Linux compatibility with windows?

I like thumb drives myself but I think for this, burning to DVD would be more appropriate and, as mentioned, possibly safer.

I also was surprised as to how wizard can run 30 or 40 versions of Linux on the one computer. I have enough problems running one.

Stan (@atanere ) and I are back and forward between this thread and another that is keeping us on the hop, so hope this is not disjointed, each person's questions are very important to him/herself, and we try to cater to that.

But the US will go beddy-byes before long and there'll be a chance to catch the breath.

On a 2TB HDD you could actually run over 100 Linux, but who would want to be doing the maintenance? And before some bright spark pipes up and says "128 is the limit" ... it is not, but that is a story for another time and place.

Tony I/we can throw you heaps of reading material if you are willing, to help you identify a Linux that suits your needs.

But if you start with a Linux Mint Cinnamon or MATE (pron. "mar-tay") you are unlikely to go wrong.

Mint has LTS (Long Term Support) editions (support for up to 5 years and its point releases adhere to attaching themselves to the "mother" version.

The current Linux Mint 18 series is based on Ubuntu's 16 'Xenial Xerus' series, which has support to near end of April 2021.

So Linux Mint has v18.0 'Sarah', 18.1 'Serena', 18.2 'Sonya' and last few days 18.3 'Sylvia' available. all with those 4 DEs I mentioned.

The point releases are much like Windows Service Packs eg SP1, SP2 &c, but unlike having to fix a lot of buggy software they often feature new enhancements, new software released, greater security through the avenue of newer kernels, and of course some bug fixes.

Best spot to get your Minties from is from the horse's mouth, and that is here .

Read anything it says about verification and authentication. With your Windows 7, once the .iso is downloaded (a little under 2GB, time taken will depend on whether you are with ADSL 2+, NBN or whatever), you should be able to right-click the file and choose burn to disc? Is that so?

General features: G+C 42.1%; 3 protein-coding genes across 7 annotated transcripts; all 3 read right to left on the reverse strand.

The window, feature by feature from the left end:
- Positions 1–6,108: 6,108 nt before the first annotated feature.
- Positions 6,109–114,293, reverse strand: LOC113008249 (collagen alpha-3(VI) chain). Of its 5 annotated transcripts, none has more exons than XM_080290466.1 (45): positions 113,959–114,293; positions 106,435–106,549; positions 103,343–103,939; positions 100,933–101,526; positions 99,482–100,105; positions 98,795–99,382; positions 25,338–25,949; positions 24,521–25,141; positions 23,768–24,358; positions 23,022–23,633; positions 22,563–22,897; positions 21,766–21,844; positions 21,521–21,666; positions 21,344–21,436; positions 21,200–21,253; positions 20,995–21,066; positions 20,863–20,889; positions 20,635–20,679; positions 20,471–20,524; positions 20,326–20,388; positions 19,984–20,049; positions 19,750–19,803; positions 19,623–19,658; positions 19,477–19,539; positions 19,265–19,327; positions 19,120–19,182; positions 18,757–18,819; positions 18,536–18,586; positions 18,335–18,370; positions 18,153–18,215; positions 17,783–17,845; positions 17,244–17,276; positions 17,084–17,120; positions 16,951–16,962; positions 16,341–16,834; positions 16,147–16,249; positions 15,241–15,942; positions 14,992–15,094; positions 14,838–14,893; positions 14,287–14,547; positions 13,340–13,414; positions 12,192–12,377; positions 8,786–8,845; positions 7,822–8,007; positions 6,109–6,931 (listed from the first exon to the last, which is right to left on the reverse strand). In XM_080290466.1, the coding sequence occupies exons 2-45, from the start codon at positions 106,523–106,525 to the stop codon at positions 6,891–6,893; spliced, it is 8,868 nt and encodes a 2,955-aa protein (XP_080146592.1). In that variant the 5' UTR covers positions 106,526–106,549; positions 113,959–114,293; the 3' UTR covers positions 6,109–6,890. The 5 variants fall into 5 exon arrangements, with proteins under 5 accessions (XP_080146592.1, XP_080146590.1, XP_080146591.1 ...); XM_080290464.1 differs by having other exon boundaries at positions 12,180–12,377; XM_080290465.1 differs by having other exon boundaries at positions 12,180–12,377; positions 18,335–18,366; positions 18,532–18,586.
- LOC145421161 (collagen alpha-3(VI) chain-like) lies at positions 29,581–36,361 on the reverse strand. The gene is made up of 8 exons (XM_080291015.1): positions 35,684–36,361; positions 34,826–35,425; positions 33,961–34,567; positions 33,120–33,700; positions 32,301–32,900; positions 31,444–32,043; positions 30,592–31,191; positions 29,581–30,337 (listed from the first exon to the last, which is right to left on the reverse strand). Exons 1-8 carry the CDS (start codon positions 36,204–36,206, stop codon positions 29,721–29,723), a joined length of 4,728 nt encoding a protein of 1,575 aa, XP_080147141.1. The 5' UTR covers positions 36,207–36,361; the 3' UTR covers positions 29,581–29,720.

If speed is an option, slow and steady wins the race.

Back later

I have dual boot ubuntu 17.04 with windows 8.1. Linux installed correctly but I didn't get the grub menu when i restart my system. Infact, for login in ubuntu i use live usb then it gives 4 options like ubuntu, live USB, disk check etc.

After that, without selecting any option in the same menu i open command line with the help of button 'C' and in that command line I type exit.

This take me to boot menu which shows me 3 options boot in ubuntu or USB or windows, and in that when i select ubuntu it takes me grub.

Help me.
Hi @Rider_1 and welcome to, even if under unfortunate circumstances :(

You are sort of "hijacking" another person's thread, but don't be worried, it happens often.

Copy and paste what you have written and go to ... to start your own thread, OK? ;)

Use a Subject Title such as for example "Problems with setting up Ubuntu and Windows 8 dual boot" or similar, and it will help people to zero in and help you.

But first, be aware that in using Ubuntu 17.04 - this is a point release with only a 9 months shelf life for support and updates. That expired last month.

You are better served by either installing 16.04.3 LTS (Long Term Support) which is supported until 20 April 2021, or else trying out 17.10.1 (note the dot 1) which also is 9 months, expiring in July this year.

Cheers and see you there, at your new thread.

Chris Turner

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